To give you an example of what was possible during this process, I will offer my experience of reconciling with my estranged husband during one of these weekends. I had been separated for over a year from my first husband. We were not seeing each other due to the level of conflict between us, yet we were also not willing to let go of the marriage. I had a hard time justifying a complete severance since we had a child together. Our relationship was deeply problematic and abusive. However, as with most complicated relationships, there was a lot to be learned and healed both separately and between us. I frequently felt victimized by him and would often give away my power. What I came to see during this process was that I really didn’t know which came first, my sense of powerlessness or his abuse. I began to see that I had complicity in the abuse. When I realized that I was part of the problem, I realized that I was also part of the solution. Going from acting like a powerless mouse who was being victimized, I found my voice in The Game by being surrounded by people who supported me in breaking this pattern. The phrase “ruthless support” was born at The Game. At one point I was standing on a chair speaking at the top of my lungs to Eric. During The Game, I would not allow him to not hear me. On his part, he was able to see what was in the way of him hearing me, and a sense of respecting me that had been missing for quite some time was reestablished.

After clearing away much of the pathological patterns in our relationship, the love we had originally connected with remained. We then did what people were later encouraged not to do, and we made a life decision based on the expanded consciousness provided by The Game–we reconciled our marriage. In retrospect, what I learned from this process about my own individual personality constructs would help me piece together the cause of recurring suffering in future relationships.  But my relationship with Eric devolved again after a few years.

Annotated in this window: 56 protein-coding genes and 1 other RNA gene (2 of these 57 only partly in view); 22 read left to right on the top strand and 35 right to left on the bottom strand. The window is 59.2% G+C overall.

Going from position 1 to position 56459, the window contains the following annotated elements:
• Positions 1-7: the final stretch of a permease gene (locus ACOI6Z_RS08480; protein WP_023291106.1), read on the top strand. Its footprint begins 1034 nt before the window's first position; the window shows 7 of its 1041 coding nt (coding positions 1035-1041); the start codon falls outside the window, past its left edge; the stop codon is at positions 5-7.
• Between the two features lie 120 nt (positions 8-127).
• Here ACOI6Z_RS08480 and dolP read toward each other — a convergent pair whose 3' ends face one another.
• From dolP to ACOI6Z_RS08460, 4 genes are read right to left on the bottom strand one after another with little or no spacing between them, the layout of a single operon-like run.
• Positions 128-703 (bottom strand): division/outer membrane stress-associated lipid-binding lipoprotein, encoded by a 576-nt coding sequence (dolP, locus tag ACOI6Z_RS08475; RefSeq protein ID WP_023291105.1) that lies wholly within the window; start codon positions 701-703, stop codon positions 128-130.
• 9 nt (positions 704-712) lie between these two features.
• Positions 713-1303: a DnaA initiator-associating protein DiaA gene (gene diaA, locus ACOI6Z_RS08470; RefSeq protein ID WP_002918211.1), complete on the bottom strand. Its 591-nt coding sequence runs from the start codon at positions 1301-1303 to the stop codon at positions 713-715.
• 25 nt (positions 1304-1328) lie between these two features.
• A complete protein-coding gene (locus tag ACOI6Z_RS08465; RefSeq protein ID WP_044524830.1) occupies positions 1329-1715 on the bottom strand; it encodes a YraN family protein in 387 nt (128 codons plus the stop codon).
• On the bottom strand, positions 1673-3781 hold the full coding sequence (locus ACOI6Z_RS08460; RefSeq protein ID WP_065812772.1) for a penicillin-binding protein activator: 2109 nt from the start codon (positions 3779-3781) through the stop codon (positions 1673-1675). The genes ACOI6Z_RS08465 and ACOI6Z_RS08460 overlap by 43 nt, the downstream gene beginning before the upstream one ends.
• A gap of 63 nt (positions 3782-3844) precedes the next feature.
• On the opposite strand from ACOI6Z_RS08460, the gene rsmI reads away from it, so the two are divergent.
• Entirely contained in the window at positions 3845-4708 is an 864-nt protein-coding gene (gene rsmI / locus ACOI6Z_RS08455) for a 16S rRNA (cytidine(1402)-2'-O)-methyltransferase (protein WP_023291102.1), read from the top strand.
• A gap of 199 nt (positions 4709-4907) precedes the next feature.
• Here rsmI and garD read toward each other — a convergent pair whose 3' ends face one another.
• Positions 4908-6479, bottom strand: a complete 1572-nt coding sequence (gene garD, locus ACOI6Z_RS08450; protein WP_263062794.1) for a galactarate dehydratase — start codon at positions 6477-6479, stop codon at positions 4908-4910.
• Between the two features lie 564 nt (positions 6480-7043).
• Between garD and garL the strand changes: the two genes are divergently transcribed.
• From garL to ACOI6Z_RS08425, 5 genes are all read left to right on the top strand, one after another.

What I clearly saw from this process was that had we been clearer, there was enough love to support the relationship. I would take this information to future relationships and it helped me not create the same pitfalls in quite the same way. The level of maturation I received from this process was immeasurable. There were still contraindications or negative patterns in place. For example, I had learned to comply in the face of extreme agression that never seemed to stop. I guess I found other ways to give my power away. It would be many years and this illness to enable me to see all the ways I render myself powerless. But I have to say that without the foundation that I’d derived from The Game, it might’ve taken me much longer to see these limitations, if I ever did.

In selecting future interventions, I chose gentler tools. The Game was a masculine construct borne out of maximum security prison. As I developed, I chose more feminine processes. Now seen through the lens of Nonviolent Communication, I see how violent The Game could be to the personality and to the heart. However, as with most tools I have used, I cannot reduce them simply to black or white. My first experience of conscious heart opening was the result of The Game. By seeing the blocks in the way of opening my heart and walking through the process of leaving the blocks, I learned how to consciously open my heart more effectively than any process I’ve experienced. It would be easy to demonize the teaching once I had come to the end of its usefulness in my life, but as with most things to throw the baby out with the bath water would be to sacrifice something important in myself.

As Maya Angelou says, “when you know better you do better. “ I feel very fortunate to have found so many helpers along the way to help me to KNOW BETTER. And that has helped me to go on and help other people know better.